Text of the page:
On this date in theatre history… January 17, 1904…
Anton Chekhov’s The Cherry Orchard opens for its premiere performance at the Moscow Art Theatre.
Chekhov’s last play was intended as a comedy and it does contain some elements of farce; however, theatre director (and actor) Constantin Stanislavski insisted on directing the play as a tragedy… and what Constantin wanted… Constantin usually got. Since the play’s initial production, directors have had to contend with the dual nature of The Cherry Orchard.
The Cherry Orchard presents themes of cultural futility — the futility of the aristocracy to maintain its status in the socio-economic forces at work in Russia at the turn of the 20th century, and the futility of the bourgeoisie to find meaning in its newfound materialism.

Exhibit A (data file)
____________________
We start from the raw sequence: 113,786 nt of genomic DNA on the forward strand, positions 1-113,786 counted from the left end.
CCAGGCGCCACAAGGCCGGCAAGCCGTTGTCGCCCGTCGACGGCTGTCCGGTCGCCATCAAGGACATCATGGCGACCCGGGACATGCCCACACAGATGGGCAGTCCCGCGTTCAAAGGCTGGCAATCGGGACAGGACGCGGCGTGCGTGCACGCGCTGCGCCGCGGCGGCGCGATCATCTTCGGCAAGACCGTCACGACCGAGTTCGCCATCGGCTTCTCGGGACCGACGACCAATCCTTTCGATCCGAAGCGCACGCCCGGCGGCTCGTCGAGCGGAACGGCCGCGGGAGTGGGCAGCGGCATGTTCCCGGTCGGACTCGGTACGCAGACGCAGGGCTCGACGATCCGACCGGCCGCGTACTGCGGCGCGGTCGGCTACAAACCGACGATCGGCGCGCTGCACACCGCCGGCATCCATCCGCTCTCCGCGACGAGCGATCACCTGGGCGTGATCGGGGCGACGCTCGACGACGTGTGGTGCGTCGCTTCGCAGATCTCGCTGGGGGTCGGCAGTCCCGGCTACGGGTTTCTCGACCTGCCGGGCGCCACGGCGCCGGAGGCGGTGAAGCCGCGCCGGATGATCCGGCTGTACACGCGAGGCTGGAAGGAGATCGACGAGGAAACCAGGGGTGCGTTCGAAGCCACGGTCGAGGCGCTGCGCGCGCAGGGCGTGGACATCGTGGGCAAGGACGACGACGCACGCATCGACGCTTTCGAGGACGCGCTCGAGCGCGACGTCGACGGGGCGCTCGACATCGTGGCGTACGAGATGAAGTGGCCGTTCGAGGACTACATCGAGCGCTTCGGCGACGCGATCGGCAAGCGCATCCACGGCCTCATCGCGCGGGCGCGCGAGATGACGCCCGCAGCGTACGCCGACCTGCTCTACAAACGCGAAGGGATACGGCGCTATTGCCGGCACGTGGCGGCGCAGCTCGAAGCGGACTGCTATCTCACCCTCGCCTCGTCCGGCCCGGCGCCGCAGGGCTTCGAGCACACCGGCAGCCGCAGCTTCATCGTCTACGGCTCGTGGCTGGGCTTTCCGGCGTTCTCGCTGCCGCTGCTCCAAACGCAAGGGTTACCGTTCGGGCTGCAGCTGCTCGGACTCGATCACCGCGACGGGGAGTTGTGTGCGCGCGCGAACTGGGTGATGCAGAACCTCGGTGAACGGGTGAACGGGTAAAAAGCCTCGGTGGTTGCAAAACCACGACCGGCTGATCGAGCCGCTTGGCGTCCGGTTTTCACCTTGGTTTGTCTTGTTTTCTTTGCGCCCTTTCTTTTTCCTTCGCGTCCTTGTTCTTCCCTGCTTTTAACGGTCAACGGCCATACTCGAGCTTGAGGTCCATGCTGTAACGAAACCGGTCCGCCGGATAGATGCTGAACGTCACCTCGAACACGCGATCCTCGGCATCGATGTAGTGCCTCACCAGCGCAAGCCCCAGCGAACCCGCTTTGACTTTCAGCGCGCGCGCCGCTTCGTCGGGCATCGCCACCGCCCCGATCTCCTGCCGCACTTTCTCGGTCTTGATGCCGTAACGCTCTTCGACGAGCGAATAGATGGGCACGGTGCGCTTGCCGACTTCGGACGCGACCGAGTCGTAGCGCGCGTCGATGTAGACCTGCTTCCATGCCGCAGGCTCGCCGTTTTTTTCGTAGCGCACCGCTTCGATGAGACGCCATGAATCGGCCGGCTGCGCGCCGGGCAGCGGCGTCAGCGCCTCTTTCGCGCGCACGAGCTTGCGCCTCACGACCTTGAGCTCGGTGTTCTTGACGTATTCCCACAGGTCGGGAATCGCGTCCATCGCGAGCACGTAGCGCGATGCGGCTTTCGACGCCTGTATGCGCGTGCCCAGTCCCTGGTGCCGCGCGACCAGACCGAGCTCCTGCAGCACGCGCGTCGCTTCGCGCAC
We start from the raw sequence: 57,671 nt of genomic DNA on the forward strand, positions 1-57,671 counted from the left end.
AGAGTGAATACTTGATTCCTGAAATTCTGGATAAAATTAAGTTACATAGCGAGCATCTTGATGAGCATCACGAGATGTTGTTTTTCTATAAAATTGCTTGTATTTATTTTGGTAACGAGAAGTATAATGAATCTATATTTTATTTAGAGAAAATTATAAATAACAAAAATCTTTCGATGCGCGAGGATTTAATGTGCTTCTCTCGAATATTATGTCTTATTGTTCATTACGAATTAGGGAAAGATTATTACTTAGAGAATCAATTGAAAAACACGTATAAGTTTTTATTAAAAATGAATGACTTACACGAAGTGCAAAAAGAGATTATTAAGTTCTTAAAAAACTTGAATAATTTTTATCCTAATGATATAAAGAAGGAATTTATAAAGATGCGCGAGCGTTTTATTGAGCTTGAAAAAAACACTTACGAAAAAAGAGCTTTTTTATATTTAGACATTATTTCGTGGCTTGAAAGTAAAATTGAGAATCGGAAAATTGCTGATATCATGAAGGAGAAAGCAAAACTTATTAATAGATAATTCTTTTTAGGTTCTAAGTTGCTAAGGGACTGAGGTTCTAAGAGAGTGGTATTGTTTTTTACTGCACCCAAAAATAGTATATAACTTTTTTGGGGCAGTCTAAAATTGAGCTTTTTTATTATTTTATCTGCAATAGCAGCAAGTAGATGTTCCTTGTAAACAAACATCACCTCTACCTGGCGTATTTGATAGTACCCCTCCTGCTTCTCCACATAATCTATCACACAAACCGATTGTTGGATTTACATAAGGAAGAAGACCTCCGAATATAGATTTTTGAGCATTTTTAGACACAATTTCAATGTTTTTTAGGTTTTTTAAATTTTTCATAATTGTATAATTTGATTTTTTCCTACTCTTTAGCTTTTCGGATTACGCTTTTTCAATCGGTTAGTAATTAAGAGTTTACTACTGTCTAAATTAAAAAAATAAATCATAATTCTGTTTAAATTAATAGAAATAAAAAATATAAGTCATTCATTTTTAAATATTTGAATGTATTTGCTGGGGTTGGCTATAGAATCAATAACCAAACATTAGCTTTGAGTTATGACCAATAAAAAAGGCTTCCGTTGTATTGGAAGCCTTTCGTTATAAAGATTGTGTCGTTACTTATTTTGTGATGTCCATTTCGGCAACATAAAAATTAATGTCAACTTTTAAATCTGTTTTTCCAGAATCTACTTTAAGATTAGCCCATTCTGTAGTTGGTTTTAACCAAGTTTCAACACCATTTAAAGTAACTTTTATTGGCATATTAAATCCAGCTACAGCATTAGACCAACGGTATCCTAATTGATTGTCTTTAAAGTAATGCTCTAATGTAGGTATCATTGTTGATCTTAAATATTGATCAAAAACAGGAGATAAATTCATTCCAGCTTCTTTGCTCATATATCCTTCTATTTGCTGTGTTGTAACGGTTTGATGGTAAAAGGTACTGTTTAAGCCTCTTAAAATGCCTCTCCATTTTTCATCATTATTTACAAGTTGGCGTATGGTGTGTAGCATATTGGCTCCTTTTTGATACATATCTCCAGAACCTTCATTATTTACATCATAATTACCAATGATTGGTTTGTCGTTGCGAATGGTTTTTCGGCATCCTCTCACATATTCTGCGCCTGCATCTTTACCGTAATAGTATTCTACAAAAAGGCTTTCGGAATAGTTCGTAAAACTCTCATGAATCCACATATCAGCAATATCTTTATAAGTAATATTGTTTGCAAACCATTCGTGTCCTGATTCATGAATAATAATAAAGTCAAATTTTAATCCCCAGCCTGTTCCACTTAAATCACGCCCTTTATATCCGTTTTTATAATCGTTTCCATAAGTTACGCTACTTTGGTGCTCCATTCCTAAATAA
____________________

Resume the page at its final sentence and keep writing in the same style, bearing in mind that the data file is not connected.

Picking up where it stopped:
(Image attributed to Alexandre Mirgorodskiy)
(Except as noted, all images are in the public domain, as either ‘fair use’ or because the copyright has expired)For more information on Anton Chekhov and the Moscow Art Theatre, please visit –